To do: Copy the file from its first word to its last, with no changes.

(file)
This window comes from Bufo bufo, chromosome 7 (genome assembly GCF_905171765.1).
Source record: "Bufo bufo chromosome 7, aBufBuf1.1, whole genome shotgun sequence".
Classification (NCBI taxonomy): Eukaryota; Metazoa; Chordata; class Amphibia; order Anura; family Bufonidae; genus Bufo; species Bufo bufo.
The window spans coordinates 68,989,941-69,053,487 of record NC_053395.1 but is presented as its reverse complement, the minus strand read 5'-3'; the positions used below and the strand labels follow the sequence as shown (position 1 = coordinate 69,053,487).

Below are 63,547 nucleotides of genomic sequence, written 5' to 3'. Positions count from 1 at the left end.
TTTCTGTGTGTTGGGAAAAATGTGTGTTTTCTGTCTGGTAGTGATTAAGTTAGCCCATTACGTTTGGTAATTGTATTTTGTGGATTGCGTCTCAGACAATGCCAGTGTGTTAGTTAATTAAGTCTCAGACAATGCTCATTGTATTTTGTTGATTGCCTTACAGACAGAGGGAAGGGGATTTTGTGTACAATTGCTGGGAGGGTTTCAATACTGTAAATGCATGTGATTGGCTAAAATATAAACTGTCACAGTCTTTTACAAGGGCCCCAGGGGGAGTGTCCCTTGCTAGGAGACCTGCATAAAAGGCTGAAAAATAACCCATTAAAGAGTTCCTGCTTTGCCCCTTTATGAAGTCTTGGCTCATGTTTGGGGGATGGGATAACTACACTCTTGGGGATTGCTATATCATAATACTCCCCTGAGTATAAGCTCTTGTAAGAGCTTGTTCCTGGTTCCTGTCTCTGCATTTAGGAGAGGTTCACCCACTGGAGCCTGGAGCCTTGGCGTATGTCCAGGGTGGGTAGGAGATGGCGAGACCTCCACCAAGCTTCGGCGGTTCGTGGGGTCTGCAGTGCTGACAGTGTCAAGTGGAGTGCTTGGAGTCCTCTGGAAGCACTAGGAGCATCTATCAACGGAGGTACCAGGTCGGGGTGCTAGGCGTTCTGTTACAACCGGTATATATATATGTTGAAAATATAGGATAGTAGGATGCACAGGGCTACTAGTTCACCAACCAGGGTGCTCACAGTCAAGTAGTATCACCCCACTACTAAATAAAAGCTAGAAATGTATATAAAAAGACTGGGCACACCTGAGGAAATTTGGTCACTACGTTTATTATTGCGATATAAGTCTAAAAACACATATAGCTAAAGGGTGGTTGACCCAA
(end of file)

This window comes from Bufo bufo, chromosome 7 (genome assembly GCF_905171765.1).
Source record: "Bufo bufo chromosome 7, aBufBuf1.1, whole genome shotgun sequence".
Classification (NCBI taxonomy): Eukaryota; Metazoa; Chordata; class Amphibia; order Anura; family Bufonidae; genus Bufo; species Bufo bufo.
The window spans coordinates 68,989,941-69,053,487 of record NC_053395.1 but is presented as its reverse complement, the minus strand read 5'-3'; the positions used below and the strand labels follow the sequence as shown (position 1 = coordinate 69,053,487).

Below are 63,547 nucleotides of genomic sequence, written 5' to 3'. Positions count from 1 at the left end.
TTTCTGTGTGTTGGGAAAAATGTGTGTTTTCTGTCTGGTAGTGATTAAGTTAGCCCATTACGTTTGGTAATTGTATTTTGTGGATTGCGTCTCAGACAATGCCAGTGTGTTAGTTAATTAAGTCTCAGACAATGCTCATTGTATTTTGTTGATTGCCTTACAGACAGAGGGAAGGGGATTTTGTGTACAATTGCTGGGAGGGTTTCAATACTGTAAATGCATGTGATTGGCTAAAATATAAACTGTCACAGTCTTTTACAAGGGCCCCAGGGGGAGTGTCCCTTGCTAGGAGACCTGCATAAAAGGCTGAAAAATAACCCATTAAAGAGTTCCTGCTTTGCCCCTTTATGAAGTCTTGGCTCATGTTTGGGGGATGGGATAACTACACTCTTGGGGATTGCTATATCATAATACTCCCCTGAGTATAAGCTCTTGTAAGAGCTTGTTCCTGGTTCCTGTCTCTGCATTTAGGAGAGGTTCACCCACTGGAGCCTGGAGCCTTGGCGTATGTCCAGGGTGGGTAGGAGATGGCGAGACCTCCACCAAGCTTCGGCGGTTCGTGGGGTCTGCAGTGCTGACAGTGTCAAGTGGAGTGCTTGGAGTCCTCTGGAAGCACTAGGAGCATCTATCAACGGAGGTACCAGGTCGGGGTGCTAGGCGTTCTGTTACAACCGGTATATATATATGTTGAAAATATAGGATAGTAGGATGCACAGGGCTACTAGTTCACCAACCAGGGTGCTCACAGTCAAGTAGTATCACCCCACTACTAAATAAAAGCTAGAAATGTATATAAAAAGACTGGGCACACCTGAGGAAATTTGGTCACTACGTTTATTATTGCGATATAAGTCTAAAAACACATATAGCTAAAGGGTGGTTGACCCAA